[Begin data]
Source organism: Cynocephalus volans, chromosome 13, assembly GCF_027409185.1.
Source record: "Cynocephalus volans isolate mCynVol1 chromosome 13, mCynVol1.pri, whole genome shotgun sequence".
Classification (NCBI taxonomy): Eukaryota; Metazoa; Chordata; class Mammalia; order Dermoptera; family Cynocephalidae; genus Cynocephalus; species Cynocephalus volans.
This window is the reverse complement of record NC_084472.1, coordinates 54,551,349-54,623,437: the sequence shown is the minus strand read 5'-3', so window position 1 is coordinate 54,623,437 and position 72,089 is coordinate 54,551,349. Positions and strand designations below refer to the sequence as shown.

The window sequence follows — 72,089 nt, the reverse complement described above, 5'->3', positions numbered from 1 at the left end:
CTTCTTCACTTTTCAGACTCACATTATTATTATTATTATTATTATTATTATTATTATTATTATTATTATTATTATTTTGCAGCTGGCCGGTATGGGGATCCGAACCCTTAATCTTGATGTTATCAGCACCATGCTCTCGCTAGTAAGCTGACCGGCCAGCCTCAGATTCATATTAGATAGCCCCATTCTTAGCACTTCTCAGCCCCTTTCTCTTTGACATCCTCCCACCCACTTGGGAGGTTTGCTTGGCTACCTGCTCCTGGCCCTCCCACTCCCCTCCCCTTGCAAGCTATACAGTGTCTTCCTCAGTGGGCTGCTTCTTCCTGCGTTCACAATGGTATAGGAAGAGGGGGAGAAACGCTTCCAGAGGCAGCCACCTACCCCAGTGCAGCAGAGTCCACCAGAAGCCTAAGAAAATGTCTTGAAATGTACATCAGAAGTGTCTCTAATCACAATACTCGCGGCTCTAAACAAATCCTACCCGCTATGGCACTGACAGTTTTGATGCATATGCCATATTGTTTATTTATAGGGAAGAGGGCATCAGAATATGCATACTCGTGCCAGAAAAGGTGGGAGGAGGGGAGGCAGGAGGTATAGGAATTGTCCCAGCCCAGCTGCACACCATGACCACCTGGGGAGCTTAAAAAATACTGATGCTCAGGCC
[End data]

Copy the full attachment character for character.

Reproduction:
Source organism: Cynocephalus volans, chromosome 13, assembly GCF_027409185.1.
Source record: "Cynocephalus volans isolate mCynVol1 chromosome 13, mCynVol1.pri, whole genome shotgun sequence".
Classification (NCBI taxonomy): Eukaryota; Metazoa; Chordata; class Mammalia; order Dermoptera; family Cynocephalidae; genus Cynocephalus; species Cynocephalus volans.
This window is the reverse complement of record NC_084472.1, coordinates 54,551,349-54,623,437: the sequence shown is the minus strand read 5'-3', so window position 1 is coordinate 54,623,437 and position 72,089 is coordinate 54,551,349. Positions and strand designations below refer to the sequence as shown.

The window sequence follows — 72,089 nt, the reverse complement described above, 5'->3', positions numbered from 1 at the left end:
CTTCTTCACTTTTCAGACTCACATTATTATTATTATTATTATTATTATTATTATTATTATTATTATTATTATTATTTTGCAGCTGGCCGGTATGGGGATCCGAACCCTTAATCTTGATGTTATCAGCACCATGCTCTCGCTAGTAAGCTGACCGGCCAGCCTCAGATTCATATTAGATAGCCCCATTCTTAGCACTTCTCAGCCCCTTTCTCTTTGACATCCTCCCACCCACTTGGGAGGTTTGCTTGGCTACCTGCTCCTGGCCCTCCCACTCCCCTCCCCTTGCAAGCTATACAGTGTCTTCCTCAGTGGGCTGCTTCTTCCTGCGTTCACAATGGTATAGGAAGAGGGGGAGAAACGCTTCCAGAGGCAGCCACCTACCCCAGTGCAGCAGAGTCCACCAGAAGCCTAAGAAAATGTCTTGAAATGTACATCAGAAGTGTCTCTAATCACAATACTCGCGGCTCTAAACAAATCCTACCCGCTATGGCACTGACAGTTTTGATGCATATGCCATATTGTTTATTTATAGGGAAGAGGGCATCAGAATATGCATACTCGTGCCAGAAAAGGTGGGAGGAGGGGAGGCAGGAGGTATAGGAATTGTCCCAGCCCAGCTGCACACCATGACCACCTGGGGAGCTTAAAAAATACTGATGCTCAGGCC